Have you ever experienced gum abscess, inflammation around the wisdom tooth, or have had a broken tooth? • If you have in fact experienced any of these, then you’d know that the gap between having a tooth problem” and having “a genuine, critical dental emergency” is a rather deep one. • A recent study suggests that the number of people who visited an emergency room facing dental pain increased from 1.1 million in the year 2000 to almost 2.1 million in the year 2010.
At the very core, dental emergencies are just that: it is an issue that needs immediate medical attention in order to help correct as well as preserve the long-term oral health. • If you need emergency dental services then Liberty Medicaid Dental Emergency can really help. • However, not all the pains are equal. Simply because you are experiencing pain, it doesn’t have to mean that it is a dental emergency.
How to Identify If You Are Having A Dental Emergency • Not all dental situations are true dental emergencies. • In order to properly determine how severe your dental problem is, ask yourself these questions first: • Are you facing severe, sustained, and genuine pain? Well, intense pain is a key warning sign of a real dental emergency. • Have you lost one or multiple tooth? • If it is so, then it is definitely an emergency, and if you take action fast, you might be able to save your tooth.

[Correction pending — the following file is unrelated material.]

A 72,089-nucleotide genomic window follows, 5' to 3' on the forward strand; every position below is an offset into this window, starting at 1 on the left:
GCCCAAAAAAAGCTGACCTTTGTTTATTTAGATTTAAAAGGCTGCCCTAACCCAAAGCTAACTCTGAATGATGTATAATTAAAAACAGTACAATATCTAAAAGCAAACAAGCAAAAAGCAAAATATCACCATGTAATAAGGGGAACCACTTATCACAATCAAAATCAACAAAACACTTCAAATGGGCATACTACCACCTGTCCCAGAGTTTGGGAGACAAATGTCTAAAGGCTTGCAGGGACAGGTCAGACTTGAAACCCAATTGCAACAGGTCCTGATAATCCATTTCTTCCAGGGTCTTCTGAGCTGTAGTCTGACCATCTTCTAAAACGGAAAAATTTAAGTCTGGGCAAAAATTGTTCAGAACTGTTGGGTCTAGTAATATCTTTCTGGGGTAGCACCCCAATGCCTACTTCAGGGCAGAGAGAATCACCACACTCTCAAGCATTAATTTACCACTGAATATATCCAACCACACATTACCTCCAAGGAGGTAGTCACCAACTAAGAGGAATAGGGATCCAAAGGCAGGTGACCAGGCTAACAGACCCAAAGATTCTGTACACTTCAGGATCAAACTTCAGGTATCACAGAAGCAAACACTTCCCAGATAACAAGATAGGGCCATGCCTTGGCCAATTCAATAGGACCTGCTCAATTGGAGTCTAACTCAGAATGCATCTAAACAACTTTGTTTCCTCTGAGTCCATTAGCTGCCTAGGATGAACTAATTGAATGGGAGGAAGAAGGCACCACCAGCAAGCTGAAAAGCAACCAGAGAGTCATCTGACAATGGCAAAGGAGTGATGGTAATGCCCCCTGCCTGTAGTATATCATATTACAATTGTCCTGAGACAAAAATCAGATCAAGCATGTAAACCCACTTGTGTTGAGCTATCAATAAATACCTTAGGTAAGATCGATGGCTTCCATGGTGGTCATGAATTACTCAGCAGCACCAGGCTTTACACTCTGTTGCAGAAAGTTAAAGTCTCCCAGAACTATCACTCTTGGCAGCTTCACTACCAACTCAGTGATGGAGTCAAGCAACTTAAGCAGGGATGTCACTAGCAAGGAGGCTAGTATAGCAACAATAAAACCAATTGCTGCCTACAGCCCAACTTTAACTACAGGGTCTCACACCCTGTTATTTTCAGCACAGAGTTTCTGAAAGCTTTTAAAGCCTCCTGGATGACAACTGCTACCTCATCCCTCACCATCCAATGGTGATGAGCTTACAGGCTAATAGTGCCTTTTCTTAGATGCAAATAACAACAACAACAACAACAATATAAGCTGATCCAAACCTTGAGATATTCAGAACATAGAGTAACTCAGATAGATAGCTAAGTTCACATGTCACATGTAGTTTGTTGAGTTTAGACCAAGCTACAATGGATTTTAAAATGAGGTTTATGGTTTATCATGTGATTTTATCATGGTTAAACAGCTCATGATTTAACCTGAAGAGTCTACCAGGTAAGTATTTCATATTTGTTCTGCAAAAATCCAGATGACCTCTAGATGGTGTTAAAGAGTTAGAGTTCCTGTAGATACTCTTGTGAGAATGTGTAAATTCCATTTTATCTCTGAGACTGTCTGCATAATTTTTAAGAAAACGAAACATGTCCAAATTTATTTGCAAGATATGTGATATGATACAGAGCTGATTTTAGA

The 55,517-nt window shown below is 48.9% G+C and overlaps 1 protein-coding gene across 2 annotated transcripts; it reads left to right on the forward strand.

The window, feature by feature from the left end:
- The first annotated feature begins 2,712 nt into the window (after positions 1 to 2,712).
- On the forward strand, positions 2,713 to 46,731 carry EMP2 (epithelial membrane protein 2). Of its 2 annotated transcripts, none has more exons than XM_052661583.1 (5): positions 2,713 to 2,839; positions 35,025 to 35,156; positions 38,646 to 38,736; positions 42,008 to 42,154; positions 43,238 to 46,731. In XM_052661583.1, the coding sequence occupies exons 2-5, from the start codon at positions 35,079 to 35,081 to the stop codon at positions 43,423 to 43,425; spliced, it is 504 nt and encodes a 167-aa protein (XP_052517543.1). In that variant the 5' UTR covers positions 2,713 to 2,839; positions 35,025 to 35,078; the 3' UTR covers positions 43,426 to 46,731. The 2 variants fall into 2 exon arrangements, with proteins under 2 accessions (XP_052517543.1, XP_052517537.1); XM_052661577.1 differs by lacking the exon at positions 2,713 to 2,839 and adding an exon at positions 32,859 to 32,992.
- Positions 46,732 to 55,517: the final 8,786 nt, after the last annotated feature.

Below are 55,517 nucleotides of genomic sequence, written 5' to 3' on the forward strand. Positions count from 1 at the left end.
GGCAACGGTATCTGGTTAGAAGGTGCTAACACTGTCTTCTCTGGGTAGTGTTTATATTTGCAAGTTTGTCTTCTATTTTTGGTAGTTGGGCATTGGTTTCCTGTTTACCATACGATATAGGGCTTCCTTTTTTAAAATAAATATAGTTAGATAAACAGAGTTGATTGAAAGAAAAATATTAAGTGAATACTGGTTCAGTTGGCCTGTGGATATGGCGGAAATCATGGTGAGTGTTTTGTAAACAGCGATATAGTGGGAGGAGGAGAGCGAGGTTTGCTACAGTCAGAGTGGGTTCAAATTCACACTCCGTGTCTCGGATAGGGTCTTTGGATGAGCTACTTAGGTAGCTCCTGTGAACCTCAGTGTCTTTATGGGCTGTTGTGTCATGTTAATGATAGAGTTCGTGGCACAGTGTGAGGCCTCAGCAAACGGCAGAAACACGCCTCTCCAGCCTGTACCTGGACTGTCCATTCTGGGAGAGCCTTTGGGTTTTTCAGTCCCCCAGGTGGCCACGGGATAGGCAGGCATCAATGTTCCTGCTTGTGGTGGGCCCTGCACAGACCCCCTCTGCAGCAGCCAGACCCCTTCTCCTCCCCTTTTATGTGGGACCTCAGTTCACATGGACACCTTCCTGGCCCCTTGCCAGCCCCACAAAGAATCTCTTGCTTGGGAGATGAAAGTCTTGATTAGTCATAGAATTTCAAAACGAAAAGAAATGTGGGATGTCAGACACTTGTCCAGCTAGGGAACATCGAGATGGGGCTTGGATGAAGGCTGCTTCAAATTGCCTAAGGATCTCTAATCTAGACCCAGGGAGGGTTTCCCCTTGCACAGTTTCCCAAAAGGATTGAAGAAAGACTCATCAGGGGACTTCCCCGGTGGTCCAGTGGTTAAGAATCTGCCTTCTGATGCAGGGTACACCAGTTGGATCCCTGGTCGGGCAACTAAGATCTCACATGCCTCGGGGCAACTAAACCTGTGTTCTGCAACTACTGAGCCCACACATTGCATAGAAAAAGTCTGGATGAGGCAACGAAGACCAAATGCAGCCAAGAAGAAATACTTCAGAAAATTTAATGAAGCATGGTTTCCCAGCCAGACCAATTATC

Do you feel that any of your teeth is loose? • It is something that shouldn’t happen ever to an adult person. • Do you have an infection currently? • A serious dental infection or even something like abscess could be potentially life-threatening. • Are your gums bleeding? • It is also a critical warning sign of a dental emergency.
With all of these being considered dental emergencies, it is equally important to be able to identify situations that aren’t considered a dental emergency. • Chipped tooth. • Tooth that has become cracked or chipped could be considered an emergency only if it is causing too much pain or if what’s remaining of your chipped tooth is not sharp (and would only cause more damage as a result). • Toothache. Toothache is not necessarily a dental emergency if you do not have signs of other dental issues as well, such as abscess.
You would b able to tell if its an abscess, as you’d feel a bump on the gums, there would be swelling on the face surrounding the mouth, or you may even experience a high fever. • Losing a filling or a crown. • While it could be a scaring experience, at the same time, it isn’t necessarily an emergency, and could be taken care of later as well.
While the above mentioned situated aren’t necessarily an emergency, it doesn’t at all mean that they aren’t to be looked after. • You should visit the dentist as soon as possible whenever you have a dental problem. • A minor issue will turn onto a dental emergency soon, if not taken care of soon enough.
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